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Donations add up to Cracker kitchen

The oldest Cracker home in west Pasco County is getting an authentic Florida kitchen to go with it.

Baker House, a 113-year-old wooden structure on Moog Road, took two years to restore, from 1990 to 1992. Since then, visitors to the historical house have donated money toward further work.

It took this long to raise the estimated $10,000 for the kitchen, which will be separate from the house.

"The kitchen in any Cracker house was a separate building to prevent fire (in the main house) or to keep things cool in the summer," said Mary Vinson, the project's publicity chairwoman. "The one at Baker House was torn down about 50 years ago."

Re-creating a Cracker kitchen will take some work.

"It's a reproduction from the ground up," said Bette Farmerie of Farmerie Custom Homes. Her business is donating the labor to create the 180-square-foot wooden kitchen. "When they first started the project . . . the bids were outrageous," she said.

At the time, County Commissioner Ann Hildebrand, who is vice president of the Baker House Restoration Project board of directors, asked around Pasco's construction community to see if anyone was interested in volunteering for the project.

"I've got the raise-the-hand syndrome," Farmerie said with a chuckle.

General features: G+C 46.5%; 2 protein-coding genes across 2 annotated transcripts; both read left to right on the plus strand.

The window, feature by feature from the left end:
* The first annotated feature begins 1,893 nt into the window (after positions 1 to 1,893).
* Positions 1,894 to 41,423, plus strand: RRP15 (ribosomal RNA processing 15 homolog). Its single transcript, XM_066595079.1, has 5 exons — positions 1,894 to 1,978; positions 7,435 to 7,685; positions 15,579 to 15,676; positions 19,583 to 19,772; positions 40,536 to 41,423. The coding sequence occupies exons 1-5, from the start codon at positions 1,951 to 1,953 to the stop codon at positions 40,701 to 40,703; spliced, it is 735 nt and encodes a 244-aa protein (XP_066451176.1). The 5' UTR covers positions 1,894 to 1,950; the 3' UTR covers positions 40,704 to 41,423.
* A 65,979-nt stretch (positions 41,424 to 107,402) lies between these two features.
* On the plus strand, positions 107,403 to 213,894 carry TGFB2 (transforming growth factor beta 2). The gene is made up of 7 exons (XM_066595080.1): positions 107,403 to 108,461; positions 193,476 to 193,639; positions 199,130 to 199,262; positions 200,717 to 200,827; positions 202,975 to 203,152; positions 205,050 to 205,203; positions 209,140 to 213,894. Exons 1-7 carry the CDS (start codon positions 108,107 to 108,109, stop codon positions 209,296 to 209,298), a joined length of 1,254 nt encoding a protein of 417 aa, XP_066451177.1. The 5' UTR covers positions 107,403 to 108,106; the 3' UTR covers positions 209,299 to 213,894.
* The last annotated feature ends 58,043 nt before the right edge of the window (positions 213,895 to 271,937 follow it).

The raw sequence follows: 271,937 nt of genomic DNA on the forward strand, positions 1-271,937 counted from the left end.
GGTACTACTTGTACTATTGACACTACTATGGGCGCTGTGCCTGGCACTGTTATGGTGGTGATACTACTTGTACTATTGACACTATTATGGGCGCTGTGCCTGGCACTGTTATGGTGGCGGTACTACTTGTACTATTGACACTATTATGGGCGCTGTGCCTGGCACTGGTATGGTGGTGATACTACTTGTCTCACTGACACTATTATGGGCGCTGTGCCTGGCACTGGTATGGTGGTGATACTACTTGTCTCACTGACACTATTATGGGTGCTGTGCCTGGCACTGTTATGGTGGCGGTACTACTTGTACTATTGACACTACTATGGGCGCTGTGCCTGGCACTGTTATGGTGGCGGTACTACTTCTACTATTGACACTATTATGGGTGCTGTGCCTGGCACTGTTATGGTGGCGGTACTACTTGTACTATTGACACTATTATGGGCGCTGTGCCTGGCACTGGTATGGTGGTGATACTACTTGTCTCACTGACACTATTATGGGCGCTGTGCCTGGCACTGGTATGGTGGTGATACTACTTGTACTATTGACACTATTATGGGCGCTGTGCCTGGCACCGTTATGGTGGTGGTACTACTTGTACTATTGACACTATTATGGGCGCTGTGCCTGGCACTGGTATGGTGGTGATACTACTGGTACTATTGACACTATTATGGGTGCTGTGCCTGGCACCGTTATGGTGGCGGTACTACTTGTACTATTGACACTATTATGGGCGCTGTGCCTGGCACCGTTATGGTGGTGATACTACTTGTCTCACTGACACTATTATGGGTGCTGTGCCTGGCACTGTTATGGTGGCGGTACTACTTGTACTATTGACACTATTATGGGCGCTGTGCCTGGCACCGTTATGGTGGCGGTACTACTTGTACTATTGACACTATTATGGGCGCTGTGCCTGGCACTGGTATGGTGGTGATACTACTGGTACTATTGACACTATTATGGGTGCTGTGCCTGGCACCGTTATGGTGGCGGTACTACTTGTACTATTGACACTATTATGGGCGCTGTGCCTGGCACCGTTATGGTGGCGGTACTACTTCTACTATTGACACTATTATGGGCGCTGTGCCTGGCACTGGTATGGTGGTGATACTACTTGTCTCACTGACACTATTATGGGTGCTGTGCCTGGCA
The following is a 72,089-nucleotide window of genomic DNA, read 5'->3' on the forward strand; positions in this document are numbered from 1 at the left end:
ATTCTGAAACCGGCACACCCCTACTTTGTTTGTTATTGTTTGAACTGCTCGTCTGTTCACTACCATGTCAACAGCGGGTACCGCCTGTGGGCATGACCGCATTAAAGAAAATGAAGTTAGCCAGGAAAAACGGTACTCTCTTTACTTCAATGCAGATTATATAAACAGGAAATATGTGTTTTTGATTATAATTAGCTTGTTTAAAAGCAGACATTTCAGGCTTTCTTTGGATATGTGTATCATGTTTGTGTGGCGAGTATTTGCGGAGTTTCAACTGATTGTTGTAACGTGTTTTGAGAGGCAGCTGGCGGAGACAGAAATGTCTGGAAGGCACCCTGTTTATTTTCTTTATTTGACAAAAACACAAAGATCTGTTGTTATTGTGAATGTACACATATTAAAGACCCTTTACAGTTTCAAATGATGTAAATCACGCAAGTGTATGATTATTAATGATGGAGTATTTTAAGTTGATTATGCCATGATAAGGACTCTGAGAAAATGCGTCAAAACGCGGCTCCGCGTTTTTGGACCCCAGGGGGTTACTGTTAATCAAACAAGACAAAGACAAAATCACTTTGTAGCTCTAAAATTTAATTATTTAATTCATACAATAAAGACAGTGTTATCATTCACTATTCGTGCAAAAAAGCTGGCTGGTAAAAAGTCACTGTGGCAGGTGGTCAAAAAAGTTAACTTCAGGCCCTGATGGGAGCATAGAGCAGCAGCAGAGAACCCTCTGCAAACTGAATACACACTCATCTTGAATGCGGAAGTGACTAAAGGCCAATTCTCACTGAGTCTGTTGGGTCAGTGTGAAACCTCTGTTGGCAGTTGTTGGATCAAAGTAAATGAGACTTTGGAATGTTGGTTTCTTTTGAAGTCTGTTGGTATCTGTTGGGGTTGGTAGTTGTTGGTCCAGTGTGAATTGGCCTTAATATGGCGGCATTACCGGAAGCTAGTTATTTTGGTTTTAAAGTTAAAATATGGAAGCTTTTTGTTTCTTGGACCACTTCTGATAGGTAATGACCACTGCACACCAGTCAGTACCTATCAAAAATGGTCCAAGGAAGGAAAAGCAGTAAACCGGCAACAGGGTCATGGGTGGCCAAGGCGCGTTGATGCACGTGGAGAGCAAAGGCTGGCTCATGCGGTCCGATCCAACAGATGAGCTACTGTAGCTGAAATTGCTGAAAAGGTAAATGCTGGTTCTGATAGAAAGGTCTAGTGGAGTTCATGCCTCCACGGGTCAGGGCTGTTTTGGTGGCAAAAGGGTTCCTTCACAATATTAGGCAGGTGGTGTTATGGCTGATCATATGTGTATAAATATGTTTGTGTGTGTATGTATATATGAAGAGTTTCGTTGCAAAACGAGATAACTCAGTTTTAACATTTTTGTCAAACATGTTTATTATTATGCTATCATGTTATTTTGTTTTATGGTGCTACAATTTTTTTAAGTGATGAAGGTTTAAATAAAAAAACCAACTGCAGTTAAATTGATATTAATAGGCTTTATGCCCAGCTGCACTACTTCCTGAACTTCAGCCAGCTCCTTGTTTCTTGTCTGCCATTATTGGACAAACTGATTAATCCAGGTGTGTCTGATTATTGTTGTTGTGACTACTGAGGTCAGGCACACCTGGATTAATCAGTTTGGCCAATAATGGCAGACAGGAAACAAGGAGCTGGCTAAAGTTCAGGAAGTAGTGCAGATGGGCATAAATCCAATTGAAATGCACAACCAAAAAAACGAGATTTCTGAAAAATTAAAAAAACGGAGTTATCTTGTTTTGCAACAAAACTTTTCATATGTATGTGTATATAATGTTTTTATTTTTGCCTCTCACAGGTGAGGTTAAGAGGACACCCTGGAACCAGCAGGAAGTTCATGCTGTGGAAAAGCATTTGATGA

The kitchen is designed to re-create the look and feel of the late 19th century. The original kitchen, built with the house in 1882, used to be just east of the house, where the parking lot is now.

The new kitchen will be near the southwest corner of the house, Vinson said. It will not be a working kitchen, because of fire restrictions, but it will have a number of authentic touches: a dry sink, a wood-burning stove, a long wooden table for food preparation and a pie safe, the precursor to the icebox.

"It hasn't been easy," Vinson said about funding the project. "We've had fish fries, yard sales, quilt raffles and Cracker festivals over the last two years to raise money. Just whatever we can, a little bit here and a little bit there."

Help came from other sources, too. Kenneth Watts, an industrial education teacher at Marchman Vocational School, brought his students to the site this month to help with the board-and-batten construction, Farmerie said. "If we would have had that done professionally, it would have cost us a fortune," she said. "It was a real savings."

The Baker House, 5744 Moog Road, closed to individuals this weekend and will reopen in September. However, groups may arrange for tours of the house by calling (813) 848-6637 or (813) 849-1627. Admission is free, but donations toward the upkeep of the house and the grounds are accepted.

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